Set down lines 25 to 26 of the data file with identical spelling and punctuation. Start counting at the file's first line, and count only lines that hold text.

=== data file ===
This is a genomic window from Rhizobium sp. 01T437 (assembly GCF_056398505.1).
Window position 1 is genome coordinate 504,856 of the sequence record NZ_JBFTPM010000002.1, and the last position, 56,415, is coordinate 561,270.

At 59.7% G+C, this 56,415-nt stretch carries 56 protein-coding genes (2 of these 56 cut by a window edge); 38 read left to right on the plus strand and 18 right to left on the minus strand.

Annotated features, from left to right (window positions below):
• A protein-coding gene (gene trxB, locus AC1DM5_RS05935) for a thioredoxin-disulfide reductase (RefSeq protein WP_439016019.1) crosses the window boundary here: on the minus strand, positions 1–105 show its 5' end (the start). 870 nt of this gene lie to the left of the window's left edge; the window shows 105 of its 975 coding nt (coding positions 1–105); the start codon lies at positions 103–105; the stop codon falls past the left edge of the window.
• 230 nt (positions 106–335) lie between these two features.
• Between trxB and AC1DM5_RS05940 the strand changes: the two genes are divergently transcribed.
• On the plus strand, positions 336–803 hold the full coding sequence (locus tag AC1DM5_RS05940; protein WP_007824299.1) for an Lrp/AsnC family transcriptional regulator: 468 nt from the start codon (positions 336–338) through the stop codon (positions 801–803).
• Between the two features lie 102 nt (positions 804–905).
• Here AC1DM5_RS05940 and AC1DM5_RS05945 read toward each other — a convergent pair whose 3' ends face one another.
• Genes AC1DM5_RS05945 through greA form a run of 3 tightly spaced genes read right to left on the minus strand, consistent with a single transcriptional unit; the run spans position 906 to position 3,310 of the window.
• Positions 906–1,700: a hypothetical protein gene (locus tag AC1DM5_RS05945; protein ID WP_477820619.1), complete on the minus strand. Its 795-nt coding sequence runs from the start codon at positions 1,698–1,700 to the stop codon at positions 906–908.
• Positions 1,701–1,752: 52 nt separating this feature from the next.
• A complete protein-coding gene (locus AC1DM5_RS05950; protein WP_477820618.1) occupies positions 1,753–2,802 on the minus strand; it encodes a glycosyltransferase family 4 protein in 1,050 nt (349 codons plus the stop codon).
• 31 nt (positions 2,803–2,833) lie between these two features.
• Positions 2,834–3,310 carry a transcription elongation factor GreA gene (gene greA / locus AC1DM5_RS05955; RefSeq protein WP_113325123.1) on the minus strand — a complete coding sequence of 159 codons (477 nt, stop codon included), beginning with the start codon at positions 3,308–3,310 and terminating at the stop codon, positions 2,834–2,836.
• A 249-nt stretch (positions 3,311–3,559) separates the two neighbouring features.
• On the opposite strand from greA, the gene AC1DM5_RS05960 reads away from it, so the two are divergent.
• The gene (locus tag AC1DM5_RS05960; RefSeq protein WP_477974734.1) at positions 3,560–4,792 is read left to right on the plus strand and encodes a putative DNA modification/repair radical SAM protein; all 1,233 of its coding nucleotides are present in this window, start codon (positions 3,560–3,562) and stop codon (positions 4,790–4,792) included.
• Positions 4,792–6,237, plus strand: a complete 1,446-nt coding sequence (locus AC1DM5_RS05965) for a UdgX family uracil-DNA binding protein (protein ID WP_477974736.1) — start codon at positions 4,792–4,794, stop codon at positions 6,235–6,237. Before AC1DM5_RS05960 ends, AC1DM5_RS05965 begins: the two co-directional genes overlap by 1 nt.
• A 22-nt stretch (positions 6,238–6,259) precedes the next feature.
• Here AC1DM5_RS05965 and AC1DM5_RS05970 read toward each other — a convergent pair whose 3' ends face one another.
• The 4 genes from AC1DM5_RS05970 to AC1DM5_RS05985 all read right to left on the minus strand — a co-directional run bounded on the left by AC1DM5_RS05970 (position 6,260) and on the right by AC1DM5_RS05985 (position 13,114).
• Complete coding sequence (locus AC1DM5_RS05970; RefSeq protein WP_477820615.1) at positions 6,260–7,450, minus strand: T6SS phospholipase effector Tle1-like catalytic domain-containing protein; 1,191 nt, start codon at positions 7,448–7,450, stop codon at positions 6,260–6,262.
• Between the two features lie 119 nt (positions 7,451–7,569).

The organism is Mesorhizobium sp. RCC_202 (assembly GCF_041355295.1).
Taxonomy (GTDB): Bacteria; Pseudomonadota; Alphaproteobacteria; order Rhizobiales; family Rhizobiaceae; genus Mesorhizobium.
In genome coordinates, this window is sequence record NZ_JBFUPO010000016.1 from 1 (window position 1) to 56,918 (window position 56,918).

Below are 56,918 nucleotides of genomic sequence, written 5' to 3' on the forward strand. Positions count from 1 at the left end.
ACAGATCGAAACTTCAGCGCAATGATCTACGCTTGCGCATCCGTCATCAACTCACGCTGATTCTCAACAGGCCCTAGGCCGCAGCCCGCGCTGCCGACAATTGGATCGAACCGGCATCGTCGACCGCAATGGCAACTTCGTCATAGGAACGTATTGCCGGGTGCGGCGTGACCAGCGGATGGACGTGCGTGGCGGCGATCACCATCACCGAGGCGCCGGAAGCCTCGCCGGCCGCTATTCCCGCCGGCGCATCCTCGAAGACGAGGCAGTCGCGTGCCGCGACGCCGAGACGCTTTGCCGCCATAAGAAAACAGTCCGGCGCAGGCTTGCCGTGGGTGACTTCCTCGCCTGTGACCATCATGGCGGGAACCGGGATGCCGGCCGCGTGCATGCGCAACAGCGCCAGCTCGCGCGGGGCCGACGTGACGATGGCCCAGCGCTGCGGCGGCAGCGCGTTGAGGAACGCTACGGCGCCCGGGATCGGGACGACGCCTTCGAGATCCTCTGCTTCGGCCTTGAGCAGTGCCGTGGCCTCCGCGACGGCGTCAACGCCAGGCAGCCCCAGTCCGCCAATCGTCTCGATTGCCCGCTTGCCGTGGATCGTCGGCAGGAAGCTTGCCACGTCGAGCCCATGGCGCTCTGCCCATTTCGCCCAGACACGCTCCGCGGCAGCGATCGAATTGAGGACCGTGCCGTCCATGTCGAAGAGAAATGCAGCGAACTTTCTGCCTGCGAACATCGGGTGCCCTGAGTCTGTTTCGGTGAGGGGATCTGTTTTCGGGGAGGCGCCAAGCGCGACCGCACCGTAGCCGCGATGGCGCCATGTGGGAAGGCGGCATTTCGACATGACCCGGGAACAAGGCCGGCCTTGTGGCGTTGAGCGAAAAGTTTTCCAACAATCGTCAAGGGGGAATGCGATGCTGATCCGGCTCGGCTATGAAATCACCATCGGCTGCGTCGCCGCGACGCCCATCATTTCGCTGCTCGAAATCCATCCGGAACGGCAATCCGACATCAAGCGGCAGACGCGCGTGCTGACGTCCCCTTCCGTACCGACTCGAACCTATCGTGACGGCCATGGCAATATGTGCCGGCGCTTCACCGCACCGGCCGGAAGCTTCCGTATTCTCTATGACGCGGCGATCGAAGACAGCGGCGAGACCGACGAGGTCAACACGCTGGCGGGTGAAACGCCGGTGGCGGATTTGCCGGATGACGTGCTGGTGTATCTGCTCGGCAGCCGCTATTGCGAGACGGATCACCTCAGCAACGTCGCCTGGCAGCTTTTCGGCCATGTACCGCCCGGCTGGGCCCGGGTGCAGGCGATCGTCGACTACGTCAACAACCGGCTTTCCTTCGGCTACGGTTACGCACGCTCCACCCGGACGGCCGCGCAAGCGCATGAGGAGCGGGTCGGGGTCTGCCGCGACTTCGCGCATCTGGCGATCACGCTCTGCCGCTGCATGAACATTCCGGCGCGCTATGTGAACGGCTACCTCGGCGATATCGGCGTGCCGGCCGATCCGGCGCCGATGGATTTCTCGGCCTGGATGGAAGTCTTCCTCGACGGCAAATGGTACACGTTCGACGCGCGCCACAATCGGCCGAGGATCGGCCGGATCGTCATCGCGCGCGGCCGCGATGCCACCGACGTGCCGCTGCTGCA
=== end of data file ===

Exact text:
• Between the two features lie 119 nt (positions 7,451–7,569).

The organism is Mesorhizobium sp. RCC_202 (assembly GCF_041355295.1).